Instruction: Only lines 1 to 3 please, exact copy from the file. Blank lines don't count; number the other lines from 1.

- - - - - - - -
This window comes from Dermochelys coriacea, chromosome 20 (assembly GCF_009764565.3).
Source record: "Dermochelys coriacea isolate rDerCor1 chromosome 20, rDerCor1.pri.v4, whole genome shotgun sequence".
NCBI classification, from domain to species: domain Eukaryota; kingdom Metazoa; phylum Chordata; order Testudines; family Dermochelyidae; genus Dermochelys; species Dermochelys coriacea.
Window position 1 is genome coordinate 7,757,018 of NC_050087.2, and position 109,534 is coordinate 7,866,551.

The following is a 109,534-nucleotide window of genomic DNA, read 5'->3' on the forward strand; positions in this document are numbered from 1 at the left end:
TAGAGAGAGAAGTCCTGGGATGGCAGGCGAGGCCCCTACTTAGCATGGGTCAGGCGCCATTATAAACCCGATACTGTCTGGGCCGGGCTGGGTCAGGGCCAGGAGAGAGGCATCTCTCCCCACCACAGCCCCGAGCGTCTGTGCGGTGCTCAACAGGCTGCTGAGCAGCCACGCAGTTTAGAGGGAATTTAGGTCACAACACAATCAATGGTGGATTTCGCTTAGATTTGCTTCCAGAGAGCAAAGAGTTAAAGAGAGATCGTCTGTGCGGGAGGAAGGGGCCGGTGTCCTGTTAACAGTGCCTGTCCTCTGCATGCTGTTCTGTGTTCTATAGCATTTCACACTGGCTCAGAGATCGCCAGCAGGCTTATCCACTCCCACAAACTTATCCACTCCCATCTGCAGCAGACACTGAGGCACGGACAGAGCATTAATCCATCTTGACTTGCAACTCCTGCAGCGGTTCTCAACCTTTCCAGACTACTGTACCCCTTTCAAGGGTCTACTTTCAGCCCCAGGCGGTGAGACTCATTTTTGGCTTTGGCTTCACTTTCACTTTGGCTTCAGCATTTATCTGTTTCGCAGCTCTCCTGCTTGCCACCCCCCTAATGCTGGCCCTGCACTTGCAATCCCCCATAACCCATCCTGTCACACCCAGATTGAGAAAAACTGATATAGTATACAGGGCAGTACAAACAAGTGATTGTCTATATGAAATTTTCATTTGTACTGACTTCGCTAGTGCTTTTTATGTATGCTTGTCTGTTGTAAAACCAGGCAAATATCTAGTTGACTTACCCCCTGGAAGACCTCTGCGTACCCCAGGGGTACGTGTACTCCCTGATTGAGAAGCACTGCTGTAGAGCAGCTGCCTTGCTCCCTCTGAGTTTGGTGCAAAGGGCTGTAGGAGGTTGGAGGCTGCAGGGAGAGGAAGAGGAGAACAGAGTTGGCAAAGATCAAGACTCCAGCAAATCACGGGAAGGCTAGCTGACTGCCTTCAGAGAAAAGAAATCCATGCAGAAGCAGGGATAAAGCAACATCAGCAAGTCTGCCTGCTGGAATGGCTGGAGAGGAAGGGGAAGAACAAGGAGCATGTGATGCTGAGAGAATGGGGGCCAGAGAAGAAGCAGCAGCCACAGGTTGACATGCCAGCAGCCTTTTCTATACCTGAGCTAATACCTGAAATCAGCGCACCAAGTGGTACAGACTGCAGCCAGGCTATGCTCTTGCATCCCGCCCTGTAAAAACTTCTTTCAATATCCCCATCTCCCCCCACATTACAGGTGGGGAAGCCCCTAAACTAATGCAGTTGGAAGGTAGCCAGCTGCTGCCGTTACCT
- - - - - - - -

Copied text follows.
This window comes from Dermochelys coriacea, chromosome 20 (assembly GCF_009764565.3).
Source record: "Dermochelys coriacea isolate rDerCor1 chromosome 20, rDerCor1.pri.v4, whole genome shotgun sequence".
NCBI classification, from domain to species: domain Eukaryota; kingdom Metazoa; phylum Chordata; order Testudines; family Dermochelyidae; genus Dermochelys; species Dermochelys coriacea.